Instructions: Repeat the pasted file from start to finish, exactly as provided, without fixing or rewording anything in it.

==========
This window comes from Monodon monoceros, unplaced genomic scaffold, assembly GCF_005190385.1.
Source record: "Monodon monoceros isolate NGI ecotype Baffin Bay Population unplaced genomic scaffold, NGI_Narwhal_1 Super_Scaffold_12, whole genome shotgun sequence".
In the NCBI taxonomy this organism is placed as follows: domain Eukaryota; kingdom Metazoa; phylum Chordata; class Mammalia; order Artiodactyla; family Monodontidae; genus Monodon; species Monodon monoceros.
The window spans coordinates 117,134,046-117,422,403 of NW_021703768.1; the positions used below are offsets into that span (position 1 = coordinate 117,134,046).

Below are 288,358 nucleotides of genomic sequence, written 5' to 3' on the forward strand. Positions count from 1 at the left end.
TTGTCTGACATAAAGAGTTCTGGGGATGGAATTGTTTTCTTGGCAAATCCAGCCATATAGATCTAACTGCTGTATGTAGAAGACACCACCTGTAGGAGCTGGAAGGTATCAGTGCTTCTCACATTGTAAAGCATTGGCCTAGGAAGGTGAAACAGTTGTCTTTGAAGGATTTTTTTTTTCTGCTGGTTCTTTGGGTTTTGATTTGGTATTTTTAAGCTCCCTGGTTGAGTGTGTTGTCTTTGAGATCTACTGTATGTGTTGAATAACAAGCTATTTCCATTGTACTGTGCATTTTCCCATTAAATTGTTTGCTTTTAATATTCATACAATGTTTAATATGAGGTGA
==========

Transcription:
This window comes from Monodon monoceros, unplaced genomic scaffold, assembly GCF_005190385.1.
Source record: "Monodon monoceros isolate NGI ecotype Baffin Bay Population unplaced genomic scaffold, NGI_Narwhal_1 Super_Scaffold_12, whole genome shotgun sequence".
In the NCBI taxonomy this organism is placed as follows: domain Eukaryota; kingdom Metazoa; phylum Chordata; class Mammalia; order Artiodactyla; family Monodontidae; genus Monodon; species Monodon monoceros.
The window spans coordinates 117,134,046-117,422,403 of NW_021703768.1; the positions used below are offsets into that span (position 1 = coordinate 117,134,046).

Below are 288,358 nucleotides of genomic sequence, written 5' to 3' on the forward strand. Positions count from 1 at the left end.
TTGTCTGACATAAAGAGTTCTGGGGATGGAATTGTTTTCTTGGCAAATCCAGCCATATAGATCTAACTGCTGTATGTAGAAGACACCACCTGTAGGAGCTGGAAGGTATCAGTGCTTCTCACATTGTAAAGCATTGGCCTAGGAAGGTGAAACAGTTGTCTTTGAAGGATTTTTTTTTTCTGCTGGTTCTTTGGGTTTTGATTTGGTATTTTTAAGCTCCCTGGTTGAGTGTGTTGTCTTTGAGATCTACTGTATGTGTTGAATAACAAGCTATTTCCATTGTACTGTGCATTTTCCCATTAAATTGTTTGCTTTTAATATTCATACAATGTTTAATATGAGGTGA